The Subaru Impreza is aimed at those with a sporty, active lifestyle, and with a 4-door sedan and a 5-door hatch available, it has a broad appeal. Subaru’s famous all-wheel drive system is a top selling point, as is the proven reliability with so many cars from the last ten years still on the road. The 152 hp / 145 lb-ft boxer motor is normally aspirated and responsive, and up to the task of getting the Impreza around without hassle. The 5-speed manual transmission is better than the CVT, but overall, they’re both pretty good. A base Impreza starts at $18,495 for the sedan and $18,995 for the 5-door while the most expensive in the range is the 2.0-liter Limited 5-door at $24,695. All of them have impressive spec as standard, but the available options are affordable enough to add in where necessary.
The Subaru Impreza is a car that’s in it for the long haul, built to last. This is probably the reason 96% of Imprezas sold in the last 10 years are still on the road today. It’s also the best-selling all-wheel drive car in its class and in its current guise is available in sedan and 5-door hatch with four models of each; the Impreza can cater to many needs. Subaru drive quality has always been good, and the 2.0-liter boxer engine delivers a healthy 152 hp that works well combined with both the manual and automatic transmissions.
Inside the Subaru things have always has a sporty undertone, as evident by the sports seats found up front – available in black cloth, leather or ivory cloth and leather. These continue to be among the most comfortable sorts seats available, and the 6-way power adjusting means a great position is certain. The multifunction steering wheels is nice and chunky, and in the available leather trim is great.
The instrument cluster features big gauges with an LCD driver information display in between them to keep eyes on the road. When eyes can wander, there’s an 8-inch color touch screen heading up the infotainment system in the oddly symmetrical center console. Lower down is the shift lever that looks like a manual one even if auto. Rear seating space is good in both body variants, and cargo space is also good. The 5-door frees up 55.3 cu.ft when the 60/40seats are folded down.
We’ve always enjoyed the drive in a Subaru. The permanent all-wheel drive system affords maximum traction in all situations and the suspension is tuned to match it. It’s soft enough to soak up what gravel roads throw out and it stiffens up enough to allow some hard cornering on tarred roads, with confidence. The manual is connected to a viscous coupling all-wheel drive and the auto uses an electromechanical setup. Some extra electronic systems help this along, like Active Torque Vectoring that you can actually feel using individual brakes to improve turn-in, reduce understeer and make for sharper handling.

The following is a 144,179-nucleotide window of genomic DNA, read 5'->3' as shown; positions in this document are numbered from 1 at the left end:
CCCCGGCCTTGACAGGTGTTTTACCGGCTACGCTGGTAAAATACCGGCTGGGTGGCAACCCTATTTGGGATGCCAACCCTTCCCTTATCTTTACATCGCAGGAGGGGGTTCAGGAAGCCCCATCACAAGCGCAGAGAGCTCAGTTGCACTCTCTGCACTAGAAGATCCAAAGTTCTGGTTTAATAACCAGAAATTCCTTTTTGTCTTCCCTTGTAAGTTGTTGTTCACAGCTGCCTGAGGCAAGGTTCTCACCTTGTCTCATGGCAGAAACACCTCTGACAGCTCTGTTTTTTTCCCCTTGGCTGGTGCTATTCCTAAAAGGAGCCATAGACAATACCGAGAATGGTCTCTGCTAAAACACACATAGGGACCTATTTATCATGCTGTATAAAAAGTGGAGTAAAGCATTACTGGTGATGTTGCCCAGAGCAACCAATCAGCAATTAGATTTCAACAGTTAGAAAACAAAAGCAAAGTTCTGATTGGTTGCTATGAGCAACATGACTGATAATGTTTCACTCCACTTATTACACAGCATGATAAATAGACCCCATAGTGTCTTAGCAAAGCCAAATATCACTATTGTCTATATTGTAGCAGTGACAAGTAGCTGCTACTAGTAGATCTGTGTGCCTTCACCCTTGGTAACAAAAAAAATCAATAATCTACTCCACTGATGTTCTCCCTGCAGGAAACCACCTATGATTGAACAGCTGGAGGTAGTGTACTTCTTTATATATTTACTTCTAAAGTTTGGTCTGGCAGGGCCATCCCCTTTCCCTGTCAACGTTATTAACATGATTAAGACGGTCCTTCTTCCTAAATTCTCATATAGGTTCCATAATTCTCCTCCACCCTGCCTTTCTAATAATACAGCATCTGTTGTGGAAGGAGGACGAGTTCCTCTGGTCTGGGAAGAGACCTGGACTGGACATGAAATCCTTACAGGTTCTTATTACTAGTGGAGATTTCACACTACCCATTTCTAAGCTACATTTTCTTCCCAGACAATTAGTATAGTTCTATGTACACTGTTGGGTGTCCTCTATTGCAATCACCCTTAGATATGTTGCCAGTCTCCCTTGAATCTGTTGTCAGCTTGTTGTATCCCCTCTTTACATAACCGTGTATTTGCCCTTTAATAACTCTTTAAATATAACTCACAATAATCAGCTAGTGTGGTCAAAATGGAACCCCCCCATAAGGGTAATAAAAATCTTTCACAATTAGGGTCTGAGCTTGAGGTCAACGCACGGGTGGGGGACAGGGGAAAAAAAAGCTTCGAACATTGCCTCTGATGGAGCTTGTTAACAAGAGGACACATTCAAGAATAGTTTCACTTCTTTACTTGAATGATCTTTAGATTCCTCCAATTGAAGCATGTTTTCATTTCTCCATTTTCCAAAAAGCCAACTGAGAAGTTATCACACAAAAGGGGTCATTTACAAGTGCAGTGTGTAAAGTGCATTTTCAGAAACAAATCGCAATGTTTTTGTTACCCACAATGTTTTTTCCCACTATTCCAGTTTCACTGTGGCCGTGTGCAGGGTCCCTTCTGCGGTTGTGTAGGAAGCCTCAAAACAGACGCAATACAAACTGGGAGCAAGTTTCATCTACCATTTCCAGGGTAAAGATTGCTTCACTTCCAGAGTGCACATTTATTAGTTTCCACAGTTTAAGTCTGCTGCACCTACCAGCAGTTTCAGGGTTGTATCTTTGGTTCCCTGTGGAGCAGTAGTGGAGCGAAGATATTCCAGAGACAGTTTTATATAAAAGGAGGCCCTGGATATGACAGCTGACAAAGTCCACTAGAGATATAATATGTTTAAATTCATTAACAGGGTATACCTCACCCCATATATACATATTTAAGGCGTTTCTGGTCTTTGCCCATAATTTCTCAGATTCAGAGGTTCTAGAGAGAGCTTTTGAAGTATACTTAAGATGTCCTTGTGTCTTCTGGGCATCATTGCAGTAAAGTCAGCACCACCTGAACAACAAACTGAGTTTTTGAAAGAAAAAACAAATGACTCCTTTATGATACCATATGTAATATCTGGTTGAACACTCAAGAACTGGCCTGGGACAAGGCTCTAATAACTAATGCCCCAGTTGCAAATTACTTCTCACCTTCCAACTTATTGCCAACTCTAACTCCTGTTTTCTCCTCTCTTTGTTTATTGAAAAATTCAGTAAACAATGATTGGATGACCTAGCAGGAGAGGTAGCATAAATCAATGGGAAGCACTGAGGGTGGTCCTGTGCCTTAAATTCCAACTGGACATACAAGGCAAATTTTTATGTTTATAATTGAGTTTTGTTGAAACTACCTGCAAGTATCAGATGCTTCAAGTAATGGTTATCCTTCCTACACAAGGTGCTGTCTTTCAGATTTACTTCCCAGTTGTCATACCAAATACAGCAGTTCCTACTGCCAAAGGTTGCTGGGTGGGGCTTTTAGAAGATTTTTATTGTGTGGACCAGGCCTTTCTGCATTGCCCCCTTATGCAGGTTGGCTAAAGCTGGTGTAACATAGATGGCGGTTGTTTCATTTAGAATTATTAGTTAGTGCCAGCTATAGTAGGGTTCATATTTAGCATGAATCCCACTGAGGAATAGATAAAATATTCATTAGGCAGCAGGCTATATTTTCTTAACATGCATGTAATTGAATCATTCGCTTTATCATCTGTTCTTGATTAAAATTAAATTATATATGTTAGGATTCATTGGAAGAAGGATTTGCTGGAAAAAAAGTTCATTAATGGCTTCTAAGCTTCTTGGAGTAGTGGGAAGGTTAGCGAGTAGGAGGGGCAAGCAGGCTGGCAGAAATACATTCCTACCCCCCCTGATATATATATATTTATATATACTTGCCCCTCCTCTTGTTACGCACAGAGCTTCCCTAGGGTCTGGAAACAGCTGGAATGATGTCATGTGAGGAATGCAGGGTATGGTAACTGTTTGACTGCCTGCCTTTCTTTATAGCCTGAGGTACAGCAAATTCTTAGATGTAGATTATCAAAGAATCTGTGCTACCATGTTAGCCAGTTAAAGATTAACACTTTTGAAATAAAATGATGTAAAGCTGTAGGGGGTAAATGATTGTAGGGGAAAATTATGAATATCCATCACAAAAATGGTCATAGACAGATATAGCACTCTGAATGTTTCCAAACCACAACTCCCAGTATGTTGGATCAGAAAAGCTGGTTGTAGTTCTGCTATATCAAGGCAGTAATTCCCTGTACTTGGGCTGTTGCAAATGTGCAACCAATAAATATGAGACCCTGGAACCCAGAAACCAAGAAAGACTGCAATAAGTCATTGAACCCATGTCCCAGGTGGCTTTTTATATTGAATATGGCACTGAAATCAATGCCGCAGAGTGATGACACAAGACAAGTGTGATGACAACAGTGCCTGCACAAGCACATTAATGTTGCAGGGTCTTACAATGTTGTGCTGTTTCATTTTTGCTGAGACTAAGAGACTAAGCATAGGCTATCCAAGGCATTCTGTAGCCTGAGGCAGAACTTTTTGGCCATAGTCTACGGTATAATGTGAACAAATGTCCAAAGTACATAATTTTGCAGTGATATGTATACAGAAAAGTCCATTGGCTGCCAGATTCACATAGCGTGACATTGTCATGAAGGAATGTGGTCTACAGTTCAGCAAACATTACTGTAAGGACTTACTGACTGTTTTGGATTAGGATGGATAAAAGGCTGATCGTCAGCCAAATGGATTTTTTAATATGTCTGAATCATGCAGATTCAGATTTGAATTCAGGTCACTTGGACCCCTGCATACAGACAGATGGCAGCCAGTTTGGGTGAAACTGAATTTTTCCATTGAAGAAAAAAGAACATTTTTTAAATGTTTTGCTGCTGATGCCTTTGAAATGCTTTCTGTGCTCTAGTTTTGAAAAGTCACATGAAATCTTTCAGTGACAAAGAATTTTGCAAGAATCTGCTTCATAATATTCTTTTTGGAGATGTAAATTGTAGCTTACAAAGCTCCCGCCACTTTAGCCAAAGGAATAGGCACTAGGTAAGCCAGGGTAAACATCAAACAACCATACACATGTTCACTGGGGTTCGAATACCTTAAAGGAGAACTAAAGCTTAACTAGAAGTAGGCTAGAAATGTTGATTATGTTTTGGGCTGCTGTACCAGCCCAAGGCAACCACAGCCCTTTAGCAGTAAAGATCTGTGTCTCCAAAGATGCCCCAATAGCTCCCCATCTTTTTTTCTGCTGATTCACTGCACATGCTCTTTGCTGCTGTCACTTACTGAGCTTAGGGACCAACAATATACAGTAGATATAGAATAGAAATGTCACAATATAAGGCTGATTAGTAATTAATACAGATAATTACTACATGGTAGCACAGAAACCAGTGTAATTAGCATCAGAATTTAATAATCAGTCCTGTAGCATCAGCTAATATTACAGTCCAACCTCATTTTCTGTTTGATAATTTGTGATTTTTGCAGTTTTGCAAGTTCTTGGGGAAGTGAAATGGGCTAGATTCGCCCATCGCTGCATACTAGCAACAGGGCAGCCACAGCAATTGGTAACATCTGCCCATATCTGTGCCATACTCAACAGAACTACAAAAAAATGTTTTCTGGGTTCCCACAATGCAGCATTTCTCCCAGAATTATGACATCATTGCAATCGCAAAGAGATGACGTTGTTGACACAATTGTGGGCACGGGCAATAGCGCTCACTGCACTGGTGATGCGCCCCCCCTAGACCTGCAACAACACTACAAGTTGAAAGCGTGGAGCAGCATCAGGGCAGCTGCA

The power-assisted steering provided good feedback to let you know what the car wants to do, something that’s fast dying out. The short-throw and notchy feel of the 5-speed manual transmission offers an involving drive, much more so than the Lineartronic continuously variable transmission even when paddle shifters are added.
While the STi versions of the Subaru range are where the serious performance is found, the 2.0-liter found in the Imprezas is still good and is the only one available, even in higher trims. This normally aspirated boxer produces 152 hp with 145 lb-ft of torque, but to get at that power you do need to rev the car hard. With a high compression ratio it’s nice and responsive though. This is enough to get the Impreza to 60 mph in less than 9-seconds, which is not too bad going. The available transmissions are good, the 5-speed manual being much better than the continuously variable transmission, but that’s expected. The CVT is one of the better ones out there though and the fake shift points do feel quite convincing.
The Subaru Impreza keeps up with the modern needs and as a result the car features some good standard and optional equipment. The 8-inch color touchscreen is home to the infotainment, navigation and smartphone connectivity. It’s also used with the rear-vision camera that has integrated guiding lines. A feature added to this is reverse automatic braking that makes reversing confident. Safety is plentiful and incudes clever tech like EyeSight that monitors traffic movement and optimizes cruise control as well as warns when you're swaying outside your lane. There’s also pre-collision braking, bind-spot detection and rear cross-traffic alert. On the audio front you can option a 432-watt Harman Kardon premium audio system with 8 speakers. More spice can be added with a range of STi-branded accessories, inside and out.
The Subaru Impreza in both sedan and 5-door hatch guise is good. Exterior style and appointments are good and more attractive than many segment competitors. The latest version of the normally aspirated boxer engine is smooth and quiet and works great with both available transmissions. The Subaru all-wheel drive system is the same system that’s been responsible for the car’s reputation for brilliant handling. The overall package comes with some good technology and hand features, all at a price point that makes sense.